Beyond silence and inaction: responding to racism in the healthcare workforce
A patient's family member tells a black physician that “black people are normally not smart." The family member then mistakes N.M., another black physician, for her co-intern, and tells her she’s “really smart for a black person.” How can a physician be empowered to respond to this kind of racism in the workplace? What can her colleagues and institution do to make her feel empowered and respected and clearly communicate that such racism is not tolerated?
Bixby member Dr. Andrea Jackson, along with colleagues Drs. Sara Whetstone and Ashish Premkumar, take on this pressing topic in a commentary for Obstetrics and Gynecology. In 2015, only 6% of medical school graduates identified as black or African American and 5% as Hispanic, Latino or Latina. Physicians who experience racism are less likely to feel satisfied in their careers and welcomed in their institutions. Stories like N.M.’s show how inequality and discrimination seeps into the workplace.
The authors offer a series of next steps as a starting point for a multifaceted effort to tackle racism in the healthcare workforce:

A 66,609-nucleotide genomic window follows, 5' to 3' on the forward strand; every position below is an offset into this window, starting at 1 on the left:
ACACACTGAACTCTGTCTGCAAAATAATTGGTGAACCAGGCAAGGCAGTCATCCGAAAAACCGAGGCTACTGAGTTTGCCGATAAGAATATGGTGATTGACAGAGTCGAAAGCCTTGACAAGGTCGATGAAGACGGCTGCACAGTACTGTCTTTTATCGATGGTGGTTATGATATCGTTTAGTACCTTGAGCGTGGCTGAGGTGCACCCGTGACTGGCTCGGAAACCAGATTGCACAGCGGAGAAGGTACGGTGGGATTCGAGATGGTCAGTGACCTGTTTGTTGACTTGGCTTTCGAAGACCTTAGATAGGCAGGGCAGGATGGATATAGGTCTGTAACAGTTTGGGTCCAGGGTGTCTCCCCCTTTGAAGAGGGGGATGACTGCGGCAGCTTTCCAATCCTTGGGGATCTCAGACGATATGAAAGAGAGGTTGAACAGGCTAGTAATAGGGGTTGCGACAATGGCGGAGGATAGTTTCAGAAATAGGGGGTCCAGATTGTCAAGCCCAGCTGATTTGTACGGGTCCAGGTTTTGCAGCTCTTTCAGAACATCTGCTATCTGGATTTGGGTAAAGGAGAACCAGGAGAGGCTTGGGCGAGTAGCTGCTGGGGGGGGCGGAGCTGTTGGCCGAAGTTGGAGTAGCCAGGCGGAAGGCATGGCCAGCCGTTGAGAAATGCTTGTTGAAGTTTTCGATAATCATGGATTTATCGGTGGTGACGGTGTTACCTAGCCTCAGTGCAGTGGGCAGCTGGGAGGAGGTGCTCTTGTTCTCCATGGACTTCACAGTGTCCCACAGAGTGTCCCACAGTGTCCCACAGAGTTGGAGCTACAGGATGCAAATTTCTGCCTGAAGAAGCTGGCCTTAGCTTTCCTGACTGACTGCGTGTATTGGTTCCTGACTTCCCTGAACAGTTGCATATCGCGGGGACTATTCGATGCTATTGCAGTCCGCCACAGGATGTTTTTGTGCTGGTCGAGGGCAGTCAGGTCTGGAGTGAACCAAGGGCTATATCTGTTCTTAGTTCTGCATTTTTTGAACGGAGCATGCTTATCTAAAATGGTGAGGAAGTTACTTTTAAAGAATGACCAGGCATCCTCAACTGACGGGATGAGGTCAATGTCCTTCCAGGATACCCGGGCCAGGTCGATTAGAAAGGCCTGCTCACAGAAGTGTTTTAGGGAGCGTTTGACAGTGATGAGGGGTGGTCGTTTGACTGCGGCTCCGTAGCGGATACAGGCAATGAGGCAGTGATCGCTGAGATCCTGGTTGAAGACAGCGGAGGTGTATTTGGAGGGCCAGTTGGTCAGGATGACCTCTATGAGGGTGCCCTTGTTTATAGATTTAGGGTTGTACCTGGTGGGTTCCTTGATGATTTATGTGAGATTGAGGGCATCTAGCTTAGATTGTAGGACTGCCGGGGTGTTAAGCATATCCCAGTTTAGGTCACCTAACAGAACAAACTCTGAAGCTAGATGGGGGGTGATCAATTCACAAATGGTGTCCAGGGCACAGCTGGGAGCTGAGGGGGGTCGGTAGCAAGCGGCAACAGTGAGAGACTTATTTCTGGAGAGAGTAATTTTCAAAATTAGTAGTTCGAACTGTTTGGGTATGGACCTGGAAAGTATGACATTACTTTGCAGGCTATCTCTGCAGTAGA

- Institutions must develop explicit policies that address racial discrimination, such as the Penn State Health Patient’s bill of rights, which states that requests to change providers or other staff based on race or other characteristics will not be honored.
- Individuals should learn about their institution’s policies and their rights, and seek interpersonal support.
- Witnesses who don’t feel equipped to deal with racist incidents need to take steps to develop those skills and be well-versed in institutional policies. If those policies don’t exist, they should demand them.
- Educators have an obligation to create an environment that allows trainees to thrive even when acts of discrimination occur. They should respond to racist incidents in a way they respond to other adverse events—acknowledge the incident, initiate a team debriefing and identify and reinforce opportunities for professional growth.
There has been a lot of debate about racism within reproductive health care, but little has been achieved to rectify inequalities. The authors call for individuals to reconsider not only their own perspectives, but those of the entire system that continues to foster discrimination. The next generation of reproductive health educators, researchers and providers has an obligation to acknowledge and fight against the effects of racism in the lives of colleagues.